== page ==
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February 2001
Service Contracts Doing a Disservice?


He holds his breath and hopes for the best, but really he has little choice in the matter. David Brooks, president of Brooks Litho & Digital Group, has to look out for the best interests of his company. That means the Long Island printer has to say "no thank you" to manufacturers who offer him service contracts with their brand-new digital printing equipment.

Brooks Litho does less than $10 million in annual sales. It has earned a reputation for quality work in the New York Metro area. The company has served as a beta site for digital printing equipment. And David Brooks is not afraid to negotiate tough with manufacturers when it comes to getting the best deal possible. But the subject of service contracts angers and frustrates him, and for good reason.

"Service contracts," Brooks says, "are unaffordable for the small companies."

They need not be, but they are quite crippling to some of the smaller companies who simply cannot be financially competitive while shouldering the monthly albatross. For example, Brooks purchased two pieces of equipment: one from Manufacturer A for $200,000, another from B for $525,000. The equipment from Manufacturer A requires a $2,000 monthly service contract for the first year which, for all intents and purposes, is a $24,000 premium, or 12 percent, on top of the negotiated price of the machine. When a service contract is required toward the purchase of equipment, it is no longer a contract, it is a one-way street. It's like getting charged $1,000 by a car dealer for undercoating as an option when it is already there.

Manufacturer B's unit comes with two service plans: one is full parts and labor at $3,500 a month, the other is shared maintenance, where someone from your company is trained in the maintenance and repair of their equipment. That is a $2,500 monthly fee. Full parts and labor comes out to $42,000 a year, or 8 percent of the total cost. Shared maintenance is $30,000 per year, on top of the fact that one of your employees is taking time away from the plant to learn this particular skill set.

Numbers Don't Add Up
Almost everything Brooks has heard and read, from industry professionals and publications, uses 4 percent of the total cost of equipment as a benchmark in determining expected annual maintenance and repair costs. The reality of service contracts is a lot different than what's on paper, he says. It is an area of the industry that perhaps is most in need of reform.

"When we purchase the equipment, manufacturers often help us establish hourly rates and costs of operation by supplying us with a spread sheet that says the rule of thumb is between 3 and 4 percent of the purchase price is what (printers) should expect to pay in repairs," Brooks notes. Most contracts he has seen are double, even triple, that figure. It may not be an exact science, but it seems the numbers could be a little more closer to the pin.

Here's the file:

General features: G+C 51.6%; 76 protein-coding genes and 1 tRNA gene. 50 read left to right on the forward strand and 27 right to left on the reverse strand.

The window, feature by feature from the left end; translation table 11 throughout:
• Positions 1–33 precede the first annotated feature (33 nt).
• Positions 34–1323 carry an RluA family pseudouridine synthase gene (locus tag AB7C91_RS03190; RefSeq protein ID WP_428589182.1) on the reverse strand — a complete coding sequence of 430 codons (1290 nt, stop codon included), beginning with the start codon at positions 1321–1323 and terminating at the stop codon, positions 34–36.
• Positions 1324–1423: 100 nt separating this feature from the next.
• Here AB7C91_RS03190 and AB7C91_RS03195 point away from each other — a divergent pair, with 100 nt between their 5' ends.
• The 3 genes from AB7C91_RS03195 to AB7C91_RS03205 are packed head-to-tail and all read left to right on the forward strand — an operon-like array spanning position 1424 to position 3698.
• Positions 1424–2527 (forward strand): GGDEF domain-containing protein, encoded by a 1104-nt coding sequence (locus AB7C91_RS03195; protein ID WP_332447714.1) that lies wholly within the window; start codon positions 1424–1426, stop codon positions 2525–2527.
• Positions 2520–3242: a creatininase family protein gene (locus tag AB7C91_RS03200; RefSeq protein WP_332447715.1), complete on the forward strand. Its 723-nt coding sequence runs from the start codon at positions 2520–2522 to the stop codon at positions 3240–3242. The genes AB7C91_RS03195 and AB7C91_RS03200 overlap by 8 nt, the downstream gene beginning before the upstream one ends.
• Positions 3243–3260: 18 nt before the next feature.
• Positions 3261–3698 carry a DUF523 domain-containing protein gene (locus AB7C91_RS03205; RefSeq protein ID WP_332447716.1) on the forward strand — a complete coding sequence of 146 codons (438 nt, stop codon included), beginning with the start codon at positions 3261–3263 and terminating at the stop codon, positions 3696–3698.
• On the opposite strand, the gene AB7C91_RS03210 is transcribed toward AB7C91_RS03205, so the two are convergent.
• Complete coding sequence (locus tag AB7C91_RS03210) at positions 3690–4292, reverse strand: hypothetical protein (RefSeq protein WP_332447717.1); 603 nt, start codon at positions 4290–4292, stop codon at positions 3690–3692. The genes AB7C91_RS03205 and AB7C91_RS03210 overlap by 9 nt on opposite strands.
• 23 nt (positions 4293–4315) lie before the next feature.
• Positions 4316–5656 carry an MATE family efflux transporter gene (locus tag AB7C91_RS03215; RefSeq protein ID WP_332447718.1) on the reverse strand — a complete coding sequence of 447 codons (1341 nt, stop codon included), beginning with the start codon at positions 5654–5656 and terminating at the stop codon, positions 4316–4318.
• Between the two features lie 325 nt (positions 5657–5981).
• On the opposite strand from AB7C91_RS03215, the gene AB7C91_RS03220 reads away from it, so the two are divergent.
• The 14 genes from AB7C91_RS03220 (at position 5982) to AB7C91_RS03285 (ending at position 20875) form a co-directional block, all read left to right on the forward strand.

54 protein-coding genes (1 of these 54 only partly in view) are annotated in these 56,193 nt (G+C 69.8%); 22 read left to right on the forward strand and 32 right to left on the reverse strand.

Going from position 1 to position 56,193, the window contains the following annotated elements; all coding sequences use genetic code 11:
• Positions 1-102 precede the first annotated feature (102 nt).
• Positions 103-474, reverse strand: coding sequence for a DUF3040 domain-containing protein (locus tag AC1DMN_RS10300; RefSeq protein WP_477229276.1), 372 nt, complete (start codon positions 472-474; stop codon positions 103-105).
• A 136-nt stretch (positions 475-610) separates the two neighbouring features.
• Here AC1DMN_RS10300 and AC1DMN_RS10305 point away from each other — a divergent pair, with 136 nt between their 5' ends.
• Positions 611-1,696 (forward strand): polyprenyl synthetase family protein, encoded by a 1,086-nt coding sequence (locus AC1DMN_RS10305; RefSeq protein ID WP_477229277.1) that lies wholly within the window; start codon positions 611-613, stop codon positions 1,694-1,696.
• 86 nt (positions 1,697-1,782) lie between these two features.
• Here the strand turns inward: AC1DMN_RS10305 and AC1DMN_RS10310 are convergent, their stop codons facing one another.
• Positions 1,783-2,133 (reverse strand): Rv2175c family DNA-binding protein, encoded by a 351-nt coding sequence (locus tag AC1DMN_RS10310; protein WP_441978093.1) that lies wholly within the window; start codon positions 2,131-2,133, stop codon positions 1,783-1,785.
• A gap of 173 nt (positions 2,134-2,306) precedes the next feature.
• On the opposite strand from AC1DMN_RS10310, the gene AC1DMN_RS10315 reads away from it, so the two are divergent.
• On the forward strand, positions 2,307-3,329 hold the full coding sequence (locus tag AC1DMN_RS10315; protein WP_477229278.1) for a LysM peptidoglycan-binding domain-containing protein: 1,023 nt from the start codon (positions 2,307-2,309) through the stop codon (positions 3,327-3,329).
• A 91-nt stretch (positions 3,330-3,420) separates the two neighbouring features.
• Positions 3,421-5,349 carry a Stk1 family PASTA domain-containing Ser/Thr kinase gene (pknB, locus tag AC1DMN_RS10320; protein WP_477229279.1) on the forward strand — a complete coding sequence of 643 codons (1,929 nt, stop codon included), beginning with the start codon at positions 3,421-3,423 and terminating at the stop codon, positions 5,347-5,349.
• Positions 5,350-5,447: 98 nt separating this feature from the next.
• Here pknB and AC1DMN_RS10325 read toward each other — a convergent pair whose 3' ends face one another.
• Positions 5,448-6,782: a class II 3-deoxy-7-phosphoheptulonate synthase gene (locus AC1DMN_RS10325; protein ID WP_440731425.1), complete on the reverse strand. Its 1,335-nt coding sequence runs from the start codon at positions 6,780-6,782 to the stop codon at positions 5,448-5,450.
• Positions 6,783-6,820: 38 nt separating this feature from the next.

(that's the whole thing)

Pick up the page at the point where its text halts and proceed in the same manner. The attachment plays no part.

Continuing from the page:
While a car dealer may offer a five-year, bumper-to-bumper warranty on a new automobile, a warranty on some equipment lasts only 90 days.

The warranty for these digital machines, which cost $250,000 to $500,000 or more, is often as little as 90 days. Brooks points out that a new car dealer will give a five-year, bumper-to-bumper warranty for a $30,000 automobile. Some warranties are good for 10 years. Not that manufacturers should be modeling their warranties after the auto industry, but Brooks feels they should at least show a little more faith in their own equipment. Is one or two years of parts coverage, he wonders, too much to ask on a new machine?

So Far, So Good
Brooks rolled the dice and went without the service contracts, and so far it has proven a smart choice (he canceled the mandatory contract at the first opportunity). The laser, a part that can command from $50,000 to $100,000 to replace when it fails (their estimated life span is 18 months, give or take), has not been a factor thus far. He upgraded Manufacturer A's equipment while the laser was still in good working order. Manufactuer B's unit has required some maintenance cost, but not nearly enough to justify the service contract.

The flip side to not having a service contract is paying for service on a case-by-case basis. Brooks has had the good fortune to make precious few calls to the manufacturer, another good thing, since travel time runs in excess of $100 per hour. If a manufacturer needs to trek 21⁄2 hours one way, for example, Brooks is out $500 before the tech rep even looks under the hood.

Parts can also be crippling and unreasonable for those who have limited contracts or no contract at all. Brooks has been charged $100 for screws. Specialty screws, to be sure—screws, nonetheless. There's a metaphor in there somewhere if something big breaks down on one of the units.

Can't Be Justified
Brooks hopes that the day will come where he can justify a service contract. But 10 percent and 12 percent of cost cannot be justified. "This is doing nothing but making these companies richer," he says. "The costs don't improve the quality of the machine or the reliability. It doesn't provide any value-added service for us. It just adds more of a burden for the smaller printer, and I've chosen not to go that route."

He shouldn't need to hold his breath.


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